“Distorted Reality” is an amalgamation of images that make up the visual material we are confronted with in our daily life—the artificially simulated “virtual reality” that we occupy in all of its forms. These images are the same that we project of ourselves and that we create of and for the world that surrounds us—yet they are in juxtaposition with the reality of that which surrounds us…

Today, the image has become potent as ever. Our visual fields are haunted incessantly by “image producers” of all sorts, producers who strive and compete to steal our attention and seduce us via the images of a “distorted reality” that they have especially tailored for us, their unknowing targets.

There are two kinds of “image producers.” The first type is, what I call, the “made-up image producer,” who distorts reality by producing images which hide part or all of the truth and make reality look more appealing. This type takes advantage of the fact that we are all in pursuit of the “better” and that we all avoid the “worse,” both of which, granted, are highly relative terms. This basic instinct has been abused in commercial advertisements, public communications, political discourse, and mass media. The dangerous facet of this type of imagery is that, most of the time, it disguises the “worse” as the “better;” it superficially and deceivingly polishes an ugly reality in order to sell it, in order to secure and/or buy for it a space within our field of vision…

The second kind of “image producer” is the “non-made-up image producer,” who distorts reality in a way that produces imagery which unveils the hidden truth, that shows the naked reality, as it is, and that vehemently opposes and fights against the surfeit of dolled-up imagery. This form focuses on revealing the “worse” rather than the “better.” It is the type of image created and expressed in art. The weakness of this image lies, however, in its unpopularity, for it is consumed by a limited public, especially in comparison to the public of the first type of image. How many know Dante & his Divine Comedy? But does not every one know McDonalds and Mickey Mouse?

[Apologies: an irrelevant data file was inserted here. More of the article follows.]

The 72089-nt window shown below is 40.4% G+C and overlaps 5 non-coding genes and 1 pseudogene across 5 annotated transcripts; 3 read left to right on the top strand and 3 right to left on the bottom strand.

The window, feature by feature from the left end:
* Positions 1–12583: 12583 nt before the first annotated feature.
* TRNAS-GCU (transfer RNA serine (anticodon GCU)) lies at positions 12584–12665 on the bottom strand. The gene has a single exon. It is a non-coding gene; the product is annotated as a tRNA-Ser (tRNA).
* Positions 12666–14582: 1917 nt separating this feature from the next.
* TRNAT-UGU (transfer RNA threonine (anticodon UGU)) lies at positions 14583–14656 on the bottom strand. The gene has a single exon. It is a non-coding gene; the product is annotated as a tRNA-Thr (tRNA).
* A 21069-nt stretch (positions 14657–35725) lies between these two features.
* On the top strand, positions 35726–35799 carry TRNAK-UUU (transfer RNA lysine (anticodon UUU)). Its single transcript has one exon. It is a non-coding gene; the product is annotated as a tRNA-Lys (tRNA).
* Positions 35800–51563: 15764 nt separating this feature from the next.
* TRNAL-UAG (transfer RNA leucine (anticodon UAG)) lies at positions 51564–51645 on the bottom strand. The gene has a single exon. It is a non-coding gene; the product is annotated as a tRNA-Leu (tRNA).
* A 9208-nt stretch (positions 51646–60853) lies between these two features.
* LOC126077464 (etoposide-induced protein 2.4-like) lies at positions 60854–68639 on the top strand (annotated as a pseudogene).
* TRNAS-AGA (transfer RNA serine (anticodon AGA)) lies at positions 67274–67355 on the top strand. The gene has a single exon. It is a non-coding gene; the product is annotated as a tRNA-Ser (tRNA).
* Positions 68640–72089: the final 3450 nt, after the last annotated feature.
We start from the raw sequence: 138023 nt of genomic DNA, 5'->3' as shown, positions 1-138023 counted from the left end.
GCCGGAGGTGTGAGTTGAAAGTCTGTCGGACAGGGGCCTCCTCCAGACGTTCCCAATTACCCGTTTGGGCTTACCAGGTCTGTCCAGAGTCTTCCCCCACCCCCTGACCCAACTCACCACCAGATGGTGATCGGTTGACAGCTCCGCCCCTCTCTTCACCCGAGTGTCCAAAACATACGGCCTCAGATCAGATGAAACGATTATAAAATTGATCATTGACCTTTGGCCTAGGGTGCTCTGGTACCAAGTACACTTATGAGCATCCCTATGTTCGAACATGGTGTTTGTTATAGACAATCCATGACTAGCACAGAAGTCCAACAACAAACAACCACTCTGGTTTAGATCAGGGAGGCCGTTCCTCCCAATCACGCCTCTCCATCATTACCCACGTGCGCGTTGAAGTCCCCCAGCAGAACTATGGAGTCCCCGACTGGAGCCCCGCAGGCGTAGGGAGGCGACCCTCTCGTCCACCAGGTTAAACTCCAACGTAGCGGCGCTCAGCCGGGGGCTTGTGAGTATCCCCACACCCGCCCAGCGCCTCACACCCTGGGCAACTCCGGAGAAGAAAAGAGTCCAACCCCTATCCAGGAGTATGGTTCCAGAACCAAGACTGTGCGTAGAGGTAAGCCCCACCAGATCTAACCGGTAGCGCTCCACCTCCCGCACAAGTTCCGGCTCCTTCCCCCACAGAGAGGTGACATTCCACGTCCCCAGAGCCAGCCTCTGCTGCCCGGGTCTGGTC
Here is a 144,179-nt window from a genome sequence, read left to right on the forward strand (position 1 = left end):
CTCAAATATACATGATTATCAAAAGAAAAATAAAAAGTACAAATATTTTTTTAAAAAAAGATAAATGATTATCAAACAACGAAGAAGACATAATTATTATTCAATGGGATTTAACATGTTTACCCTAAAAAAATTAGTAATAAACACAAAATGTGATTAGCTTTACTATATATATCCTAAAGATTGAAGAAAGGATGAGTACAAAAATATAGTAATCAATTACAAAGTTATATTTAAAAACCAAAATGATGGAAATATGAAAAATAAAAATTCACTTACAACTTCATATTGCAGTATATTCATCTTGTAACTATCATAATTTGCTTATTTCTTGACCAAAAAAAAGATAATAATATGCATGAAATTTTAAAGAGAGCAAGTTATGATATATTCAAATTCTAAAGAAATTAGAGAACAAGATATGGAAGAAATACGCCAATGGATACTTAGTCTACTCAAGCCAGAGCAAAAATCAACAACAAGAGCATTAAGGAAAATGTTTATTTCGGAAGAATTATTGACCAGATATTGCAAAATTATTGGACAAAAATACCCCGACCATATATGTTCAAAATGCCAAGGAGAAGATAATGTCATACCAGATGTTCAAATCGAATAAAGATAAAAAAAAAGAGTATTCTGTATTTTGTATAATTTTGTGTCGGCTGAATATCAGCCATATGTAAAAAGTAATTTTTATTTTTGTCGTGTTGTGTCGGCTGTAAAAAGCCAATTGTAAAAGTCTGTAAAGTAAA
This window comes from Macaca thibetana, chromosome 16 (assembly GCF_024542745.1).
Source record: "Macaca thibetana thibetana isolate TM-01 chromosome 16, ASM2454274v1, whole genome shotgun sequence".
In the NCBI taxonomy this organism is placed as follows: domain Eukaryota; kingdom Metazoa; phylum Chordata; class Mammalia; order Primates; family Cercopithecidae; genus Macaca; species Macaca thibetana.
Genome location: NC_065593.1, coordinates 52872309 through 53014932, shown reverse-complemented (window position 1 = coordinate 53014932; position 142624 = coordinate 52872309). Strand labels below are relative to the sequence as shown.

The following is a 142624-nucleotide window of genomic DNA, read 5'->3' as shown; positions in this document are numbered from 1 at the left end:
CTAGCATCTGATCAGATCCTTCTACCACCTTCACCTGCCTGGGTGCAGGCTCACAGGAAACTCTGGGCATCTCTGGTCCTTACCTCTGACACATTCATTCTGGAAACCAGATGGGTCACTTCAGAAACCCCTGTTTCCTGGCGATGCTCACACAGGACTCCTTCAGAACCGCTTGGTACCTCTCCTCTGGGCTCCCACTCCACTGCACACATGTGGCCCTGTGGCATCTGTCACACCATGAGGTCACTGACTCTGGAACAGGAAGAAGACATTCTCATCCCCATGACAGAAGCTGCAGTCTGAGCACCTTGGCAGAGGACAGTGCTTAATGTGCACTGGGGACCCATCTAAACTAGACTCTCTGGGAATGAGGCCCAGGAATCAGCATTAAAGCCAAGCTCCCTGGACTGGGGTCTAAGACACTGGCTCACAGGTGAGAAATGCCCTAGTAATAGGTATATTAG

This is a fierce war that is being waged. But the least we can say is that the perseverance of “non-made-up image producers,” in their continuous struggle to divulge the truth, has is in and of itself a form of wining?

The images that I have produced are “non made-up images,” created using the same techniques—performance, digital photography, computer graphics, and video—as those employed by “made-up image producers” but used in a way to contradict the “made-up image.”

This work is my self-defense system against the invasion of my field of vision by the “made-up image.” It represents my personal, critical vision of the world around us. Through it, I am trying to do as most artists do, each of us in our individual way.

—Faisal Samra